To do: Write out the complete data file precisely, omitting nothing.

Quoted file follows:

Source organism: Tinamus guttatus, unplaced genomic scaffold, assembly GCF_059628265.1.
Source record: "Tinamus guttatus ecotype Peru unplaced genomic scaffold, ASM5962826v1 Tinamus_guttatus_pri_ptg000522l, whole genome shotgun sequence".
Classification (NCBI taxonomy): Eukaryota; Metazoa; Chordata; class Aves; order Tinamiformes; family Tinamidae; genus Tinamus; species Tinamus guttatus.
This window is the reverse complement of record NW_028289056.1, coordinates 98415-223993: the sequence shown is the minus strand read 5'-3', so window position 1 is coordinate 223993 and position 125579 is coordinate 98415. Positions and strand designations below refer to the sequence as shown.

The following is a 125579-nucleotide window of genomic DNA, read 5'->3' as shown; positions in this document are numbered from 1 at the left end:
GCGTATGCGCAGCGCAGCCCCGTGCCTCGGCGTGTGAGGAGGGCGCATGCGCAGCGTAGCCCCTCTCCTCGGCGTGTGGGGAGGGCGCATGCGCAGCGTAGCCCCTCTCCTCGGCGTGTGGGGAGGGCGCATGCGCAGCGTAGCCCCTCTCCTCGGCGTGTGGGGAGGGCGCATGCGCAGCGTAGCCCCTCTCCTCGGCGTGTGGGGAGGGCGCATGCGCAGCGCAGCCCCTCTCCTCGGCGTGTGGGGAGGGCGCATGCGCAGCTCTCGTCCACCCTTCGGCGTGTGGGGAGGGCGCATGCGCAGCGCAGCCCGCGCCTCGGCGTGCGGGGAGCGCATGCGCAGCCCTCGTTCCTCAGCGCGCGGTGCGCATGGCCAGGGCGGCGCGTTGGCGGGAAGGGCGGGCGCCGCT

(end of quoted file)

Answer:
Source organism: Tinamus guttatus, unplaced genomic scaffold, assembly GCF_059628265.1.
Source record: "Tinamus guttatus ecotype Peru unplaced genomic scaffold, ASM5962826v1 Tinamus_guttatus_pri_ptg000522l, whole genome shotgun sequence".
Classification (NCBI taxonomy): Eukaryota; Metazoa; Chordata; class Aves; order Tinamiformes; family Tinamidae; genus Tinamus; species Tinamus guttatus.
This window is the reverse complement of record NW_028289056.1, coordinates 98415-223993: the sequence shown is the minus strand read 5'-3', so window position 1 is coordinate 223993 and position 125579 is coordinate 98415. Positions and strand designations below refer to the sequence as shown.

The following is a 125579-nucleotide window of genomic DNA, read 5'->3' as shown; positions in this document are numbered from 1 at the left end:
GCGTATGCGCAGCGCAGCCCCGTGCCTCGGCGTGTGAGGAGGGCGCATGCGCAGCGTAGCCCCTCTCCTCGGCGTGTGGGGAGGGCGCATGCGCAGCGTAGCCCCTCTCCTCGGCGTGTGGGGAGGGCGCATGCGCAGCGTAGCCCCTCTCCTCGGCGTGTGGGGAGGGCGCATGCGCAGCGTAGCCCCTCTCCTCGGCGTGTGGGGAGGGCGCATGCGCAGCGCAGCCCCTCTCCTCGGCGTGTGGGGAGGGCGCATGCGCAGCTCTCGTCCACCCTTCGGCGTGTGGGGAGGGCGCATGCGCAGCGCAGCCCGCGCCTCGGCGTGCGGGGAGCGCATGCGCAGCCCTCGTTCCTCAGCGCGCGGTGCGCATGGCCAGGGCGGCGCGTTGGCGGGAAGGGCGGGCGCCGCT